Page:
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Re: MK Chameleon

Post by Mr.Gumby »

Another option for chromatic players is to just get a keyed concert flute.
Just to avoid confusion, mind the terminology, 'concert flute' is still often used for the flute in Ireland, especially among older players. It did sink in after a while you meant the Bhoem but it wrongfooted me initially.
My brain hurts

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Re: MK Chameleon

Post by Sedi »

I'd much prefer a concert flute (the Irish version) with just a few keys over any Böhm flute :D (I know some people can make it work -- even for Irish music but there are not that many who do it). A baroque flute would also be a good option when wanting to more easily play chromatically coming from a keyless flute or from the tin whistle. But I think easiest is to use a combination of half holing and cross-fingerings on keyless instruments (cross-fingerings work quite nicely on the low D whistles with thick walls). I think it's not that hard to play chromatically on the normal MK Kelpie. One key for the Eb would be enough IMO. Or make the holes a little bigger so you can half-hole the Eb -- I wonder if a split hole might even work, like on a recorder. But then of course it might be a bit harder to play for people with small hands -- always a downside to any change in the design.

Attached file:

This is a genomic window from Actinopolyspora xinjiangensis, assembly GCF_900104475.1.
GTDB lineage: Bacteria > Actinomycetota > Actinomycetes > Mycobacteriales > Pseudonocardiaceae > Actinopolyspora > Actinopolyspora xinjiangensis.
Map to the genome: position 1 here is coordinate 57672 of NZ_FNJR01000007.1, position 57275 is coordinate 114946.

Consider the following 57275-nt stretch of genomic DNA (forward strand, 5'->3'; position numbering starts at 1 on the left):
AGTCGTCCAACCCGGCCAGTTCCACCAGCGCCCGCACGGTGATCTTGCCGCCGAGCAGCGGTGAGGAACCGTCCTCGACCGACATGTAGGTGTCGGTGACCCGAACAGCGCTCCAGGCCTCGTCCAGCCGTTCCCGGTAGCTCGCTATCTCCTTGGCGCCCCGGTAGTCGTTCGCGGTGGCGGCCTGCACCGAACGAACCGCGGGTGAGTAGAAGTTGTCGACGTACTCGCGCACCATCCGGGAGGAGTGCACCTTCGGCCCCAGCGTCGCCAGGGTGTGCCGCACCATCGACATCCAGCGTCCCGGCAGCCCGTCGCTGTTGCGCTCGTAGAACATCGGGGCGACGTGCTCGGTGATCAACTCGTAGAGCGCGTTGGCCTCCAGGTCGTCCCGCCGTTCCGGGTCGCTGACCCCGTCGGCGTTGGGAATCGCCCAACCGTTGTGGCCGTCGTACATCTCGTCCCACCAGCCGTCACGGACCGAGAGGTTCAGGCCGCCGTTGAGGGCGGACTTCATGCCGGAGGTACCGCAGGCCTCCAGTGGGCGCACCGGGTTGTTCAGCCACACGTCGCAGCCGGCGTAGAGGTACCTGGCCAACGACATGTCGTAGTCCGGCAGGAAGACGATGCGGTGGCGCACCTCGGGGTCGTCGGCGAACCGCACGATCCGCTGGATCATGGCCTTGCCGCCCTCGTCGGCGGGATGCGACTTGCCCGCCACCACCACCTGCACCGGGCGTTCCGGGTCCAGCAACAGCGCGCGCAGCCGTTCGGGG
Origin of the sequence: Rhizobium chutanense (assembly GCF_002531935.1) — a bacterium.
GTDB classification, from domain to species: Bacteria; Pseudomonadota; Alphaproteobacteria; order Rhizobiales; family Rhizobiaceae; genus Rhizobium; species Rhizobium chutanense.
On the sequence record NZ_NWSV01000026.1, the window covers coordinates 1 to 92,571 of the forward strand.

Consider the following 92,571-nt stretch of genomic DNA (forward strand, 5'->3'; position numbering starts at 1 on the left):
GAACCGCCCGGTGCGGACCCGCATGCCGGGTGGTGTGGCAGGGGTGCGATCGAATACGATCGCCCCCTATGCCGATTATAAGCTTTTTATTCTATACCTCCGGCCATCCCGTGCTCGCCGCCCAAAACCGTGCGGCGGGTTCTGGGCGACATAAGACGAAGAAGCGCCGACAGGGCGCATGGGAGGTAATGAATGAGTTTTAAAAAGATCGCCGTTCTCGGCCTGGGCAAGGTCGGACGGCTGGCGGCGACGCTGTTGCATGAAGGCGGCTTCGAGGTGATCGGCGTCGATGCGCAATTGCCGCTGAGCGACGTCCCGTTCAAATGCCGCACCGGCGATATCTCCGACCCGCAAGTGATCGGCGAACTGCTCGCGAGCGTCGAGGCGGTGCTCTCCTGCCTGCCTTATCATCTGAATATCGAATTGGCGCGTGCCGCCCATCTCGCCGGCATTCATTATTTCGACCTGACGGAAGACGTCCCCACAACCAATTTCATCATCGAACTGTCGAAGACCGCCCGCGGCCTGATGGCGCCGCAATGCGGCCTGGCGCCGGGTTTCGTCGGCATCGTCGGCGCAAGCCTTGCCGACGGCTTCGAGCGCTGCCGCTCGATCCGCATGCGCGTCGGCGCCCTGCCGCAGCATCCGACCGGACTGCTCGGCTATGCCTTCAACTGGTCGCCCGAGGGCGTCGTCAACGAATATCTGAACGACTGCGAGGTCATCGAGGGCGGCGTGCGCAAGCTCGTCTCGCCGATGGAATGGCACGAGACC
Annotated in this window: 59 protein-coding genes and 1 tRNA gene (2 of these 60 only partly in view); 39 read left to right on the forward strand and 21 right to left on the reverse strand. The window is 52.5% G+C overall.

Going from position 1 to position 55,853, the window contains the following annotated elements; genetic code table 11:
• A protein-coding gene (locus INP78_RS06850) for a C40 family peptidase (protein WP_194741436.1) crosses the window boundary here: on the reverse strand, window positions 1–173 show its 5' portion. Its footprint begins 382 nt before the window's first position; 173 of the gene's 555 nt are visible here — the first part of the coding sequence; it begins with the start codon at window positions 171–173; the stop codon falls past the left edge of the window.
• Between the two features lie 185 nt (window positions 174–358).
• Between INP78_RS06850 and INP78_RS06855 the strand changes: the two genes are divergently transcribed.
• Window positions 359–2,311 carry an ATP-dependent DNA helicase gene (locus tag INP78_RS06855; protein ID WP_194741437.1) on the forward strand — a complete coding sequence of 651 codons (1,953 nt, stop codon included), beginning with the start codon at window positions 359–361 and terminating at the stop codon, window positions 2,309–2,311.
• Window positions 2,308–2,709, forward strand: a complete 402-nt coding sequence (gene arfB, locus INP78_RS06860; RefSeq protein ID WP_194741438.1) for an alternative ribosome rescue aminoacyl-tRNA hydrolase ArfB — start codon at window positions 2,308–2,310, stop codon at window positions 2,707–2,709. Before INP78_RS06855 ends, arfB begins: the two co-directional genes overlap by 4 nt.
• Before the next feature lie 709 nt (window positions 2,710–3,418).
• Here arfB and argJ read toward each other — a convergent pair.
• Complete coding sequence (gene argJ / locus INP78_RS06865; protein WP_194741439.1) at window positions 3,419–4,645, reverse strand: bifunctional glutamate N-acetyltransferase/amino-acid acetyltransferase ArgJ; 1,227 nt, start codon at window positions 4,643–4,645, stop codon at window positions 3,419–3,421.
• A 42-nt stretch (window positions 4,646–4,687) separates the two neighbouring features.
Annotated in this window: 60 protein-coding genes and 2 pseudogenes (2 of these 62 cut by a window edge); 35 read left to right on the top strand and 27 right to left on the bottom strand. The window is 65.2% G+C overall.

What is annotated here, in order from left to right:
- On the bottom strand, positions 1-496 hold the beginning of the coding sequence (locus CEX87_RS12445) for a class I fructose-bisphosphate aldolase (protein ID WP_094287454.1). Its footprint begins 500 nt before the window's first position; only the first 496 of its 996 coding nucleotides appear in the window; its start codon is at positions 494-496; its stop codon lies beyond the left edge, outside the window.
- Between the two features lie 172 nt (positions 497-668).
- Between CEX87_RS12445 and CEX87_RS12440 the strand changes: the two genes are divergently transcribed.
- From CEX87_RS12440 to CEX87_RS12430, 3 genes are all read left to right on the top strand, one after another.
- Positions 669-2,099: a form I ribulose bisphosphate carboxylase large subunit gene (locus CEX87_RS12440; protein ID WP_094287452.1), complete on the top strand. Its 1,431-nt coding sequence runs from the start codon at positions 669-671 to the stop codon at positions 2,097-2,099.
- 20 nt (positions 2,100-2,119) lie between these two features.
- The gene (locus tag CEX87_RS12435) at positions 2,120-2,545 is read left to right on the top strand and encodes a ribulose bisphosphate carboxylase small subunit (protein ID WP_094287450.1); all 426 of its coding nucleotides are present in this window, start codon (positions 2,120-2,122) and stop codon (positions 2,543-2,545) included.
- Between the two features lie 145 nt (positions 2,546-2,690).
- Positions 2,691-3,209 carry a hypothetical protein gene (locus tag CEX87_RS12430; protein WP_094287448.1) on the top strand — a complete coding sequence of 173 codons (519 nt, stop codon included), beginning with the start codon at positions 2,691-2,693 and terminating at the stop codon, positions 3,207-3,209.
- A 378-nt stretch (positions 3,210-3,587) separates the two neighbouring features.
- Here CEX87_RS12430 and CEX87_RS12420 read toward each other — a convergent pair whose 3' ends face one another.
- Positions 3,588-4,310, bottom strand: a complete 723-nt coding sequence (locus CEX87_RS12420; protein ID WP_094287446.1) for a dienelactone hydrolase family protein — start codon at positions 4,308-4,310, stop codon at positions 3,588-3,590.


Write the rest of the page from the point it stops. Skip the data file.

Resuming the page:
Still kudos to MK for innovating though I am not sure it will catch on.
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Re: MK Chameleon

Post by Nanohedron »

fatmac wrote: Tue Nov 09, 2021 3:34 am The keys stick out so far that they are likely to get broken ...
That's another of my issues, although in a different direction. Of course this is all speculation based on mere appearances, but the side keys look ungainly, and I wonder if the high profile of the touches would impede smooth or rapid playing. One would think that something a bit more form-fitting would be not only more aesthetically pleasing, but doable. I would also like to have seen a profile view of the back keys, as a front-on view tells me nothing.
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Re: MK Chameleon

Post by pancelticpiper »

To me, MK's choices are a bit head-scratching.

If adding keywork to a Low D I would first want a Short F key.

Next a G# key.

That would be ideal for me, a 2-key whistle.

C natural and Bb can be crossfingered in both octaves, and there's little need for Eb.
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Tell us something.: I love traditional Irish music on higher and lower whistles. Yet, I'm not a good player. The forum is a way to connect with members, ask questions and receive advice, tips on learning whistle. Or, just read and also participate in discussions. Thanks

Re: MK Chameleon

Post by babyface36 »

I need to buy 1. Looks very interesting. Maybe, my playing will improve.